- Asthma, eosinophilia, and systemic vasculitis are the hallmarks of eosinophilic granulomatosis with polyangiitis (EGPA; Churg-Strauss syndrome).
- Classic clinical features include the following:
- Allergic rhinitis and nasal polyposis.
- Reactive airway disease.
- Peripheral eosinophilia (10–60% of all circulating leukocytes).
- Fleeting pulmonary infiltrates and occasional alveolar hemorrhage.
- Vasculitic neuropathy.
- Congestive heart failure.
- Approximately 50% of patients with EGPA have antineutrophil cytoplasmic antibodies (ANCAs), usually with a specificity for myeloperoxidase (MPO).
In 1951, Churg and Strauss reported a series of 13 patients with “periarteritis nodosa” (see Chapter 35) who demonstrated severe asthma and an unusual constellation of other symptoms: “fever…hypereosinophilia, symptoms of cardiac failure, renal damage, and peripheral neuropathy, resulting from vascular embarrassment….” The investigators termed this new disease “allergic angiitis and allergic granulomatosis,” and specified three histologic criteria for the diagnosis: (1) the presence of necrotizing vasculitis, (2) tissue infiltration by eosinophils, and (3) extravascular granuloma.
In 1990, an American College of Rheumatology panel liberalized the criteria for the classification of this disease, dropping the requirements for histopathologically proven vasculitis and granuloma (Table 34–1). The Chapel Hill Consensus Conference on nomenclature of the vasculitides subsequently defined the Churg-Strauss syndrome as a disorder characterized by eosinophil-rich, granulomatous inflammation of the respiratory tract and necrotizing vasculitis of small- to medium-sized vessels, associated with asthma and eosinophilia. In 2012, the Revised Chapel Hill Consensus Conference Nomenclature of Vasculitides recommended the term “eosinophilic granulomatosis with polyangiitis (EGPA)” for this disease. The purpose for this recommendation was twofold: (1) to emphasize certain cardinal features of the condition, and (2) for consistency with the names preferred for two related disorders, granulomatosis with polyangiitis (formerly Wegener granulomatosis)(see Chapter 32) and microscopic polyangiitis (see Chapter 33).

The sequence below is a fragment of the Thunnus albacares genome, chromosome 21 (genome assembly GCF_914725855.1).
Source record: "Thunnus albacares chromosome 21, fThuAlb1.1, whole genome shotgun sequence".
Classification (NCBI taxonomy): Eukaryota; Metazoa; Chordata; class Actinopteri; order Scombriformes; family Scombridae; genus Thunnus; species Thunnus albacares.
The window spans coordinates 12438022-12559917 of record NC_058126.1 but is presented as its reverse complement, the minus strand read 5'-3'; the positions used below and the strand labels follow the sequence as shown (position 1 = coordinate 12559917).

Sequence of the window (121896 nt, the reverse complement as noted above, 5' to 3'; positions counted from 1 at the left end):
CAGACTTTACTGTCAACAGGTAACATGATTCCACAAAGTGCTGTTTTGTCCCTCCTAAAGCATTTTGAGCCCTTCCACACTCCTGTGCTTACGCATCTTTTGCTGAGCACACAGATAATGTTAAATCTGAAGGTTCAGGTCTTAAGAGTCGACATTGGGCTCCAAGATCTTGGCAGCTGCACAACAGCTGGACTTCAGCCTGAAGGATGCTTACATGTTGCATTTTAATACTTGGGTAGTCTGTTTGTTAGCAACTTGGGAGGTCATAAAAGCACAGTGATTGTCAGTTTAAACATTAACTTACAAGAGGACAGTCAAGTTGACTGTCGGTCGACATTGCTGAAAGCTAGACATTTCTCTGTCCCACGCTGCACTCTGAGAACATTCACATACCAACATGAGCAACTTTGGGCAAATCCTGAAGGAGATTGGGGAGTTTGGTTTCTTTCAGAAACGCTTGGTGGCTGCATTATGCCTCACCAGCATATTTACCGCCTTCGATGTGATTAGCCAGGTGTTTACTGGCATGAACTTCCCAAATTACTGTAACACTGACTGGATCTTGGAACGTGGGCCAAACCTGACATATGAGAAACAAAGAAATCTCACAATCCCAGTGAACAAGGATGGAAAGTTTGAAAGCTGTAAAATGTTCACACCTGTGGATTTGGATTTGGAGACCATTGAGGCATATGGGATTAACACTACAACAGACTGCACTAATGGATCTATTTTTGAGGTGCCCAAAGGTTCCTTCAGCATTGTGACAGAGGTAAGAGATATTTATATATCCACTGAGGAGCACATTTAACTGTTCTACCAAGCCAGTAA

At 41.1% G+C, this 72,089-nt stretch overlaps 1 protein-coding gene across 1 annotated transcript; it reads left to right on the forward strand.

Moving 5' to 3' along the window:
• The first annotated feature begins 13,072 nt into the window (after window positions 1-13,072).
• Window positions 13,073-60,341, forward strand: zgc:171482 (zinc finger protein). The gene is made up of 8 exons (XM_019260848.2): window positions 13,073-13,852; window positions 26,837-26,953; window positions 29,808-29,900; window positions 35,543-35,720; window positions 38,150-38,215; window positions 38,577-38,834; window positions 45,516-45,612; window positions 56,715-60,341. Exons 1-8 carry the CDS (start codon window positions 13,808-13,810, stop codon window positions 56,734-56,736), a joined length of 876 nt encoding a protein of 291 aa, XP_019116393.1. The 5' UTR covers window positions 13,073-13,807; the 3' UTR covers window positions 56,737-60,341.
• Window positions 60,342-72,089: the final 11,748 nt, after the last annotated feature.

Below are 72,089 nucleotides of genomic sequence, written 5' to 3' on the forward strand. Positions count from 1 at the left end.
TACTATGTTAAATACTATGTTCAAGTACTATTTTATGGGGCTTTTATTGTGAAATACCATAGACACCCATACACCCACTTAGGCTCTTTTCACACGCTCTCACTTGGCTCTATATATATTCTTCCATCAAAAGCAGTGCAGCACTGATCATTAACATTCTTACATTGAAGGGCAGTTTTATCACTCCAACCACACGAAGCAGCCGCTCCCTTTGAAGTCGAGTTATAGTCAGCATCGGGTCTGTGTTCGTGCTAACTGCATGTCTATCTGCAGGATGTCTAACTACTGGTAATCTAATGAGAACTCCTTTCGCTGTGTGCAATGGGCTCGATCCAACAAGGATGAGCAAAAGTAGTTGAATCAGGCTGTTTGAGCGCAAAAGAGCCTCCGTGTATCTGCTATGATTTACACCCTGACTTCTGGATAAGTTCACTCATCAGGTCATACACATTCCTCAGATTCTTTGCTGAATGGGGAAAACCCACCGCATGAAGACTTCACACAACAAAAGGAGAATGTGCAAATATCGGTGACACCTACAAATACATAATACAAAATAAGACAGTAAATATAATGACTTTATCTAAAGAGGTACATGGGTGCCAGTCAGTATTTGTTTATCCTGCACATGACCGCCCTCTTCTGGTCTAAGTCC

Table 34–1. American College of Rheumatology 1990 Criteria for the Classification of Churg-Strauss Syndrome (Eosinophilic Granulomatosis with Polyangiitis).a ||Download (.pdf)
Table 34–1. American College of Rheumatology 1990 Criteria for the Classification of Churg-Strauss Syndrome (Eosinophilic Granulomatosis with Polyangiitis).a
|Asthma||History of wheezing or diffuse high-pitched rales on expiration|
|Eosinophilia||Eosinophilia >10% on white blood cell differential count|
|Mononeuropathy or polyneuropathy||Development of mononeuropathy, multiple mononeuropathies, or polyneuropathy (ie, stocking/glove distribution)|
|Pulmonary infiltrates, nonfixed||Migratory or transitory pulmonary infiltrates on radiographs|
|Paranasal sinus abnormality||History of acute or chronic paranasal sinus pain or tenderness, or radiographic opacification of the paranasal sinuses|
|Extravascular eosinophils||Biopsy including artery, arteriole, or venule, showing accumulations of eosinophils in extravascular areas|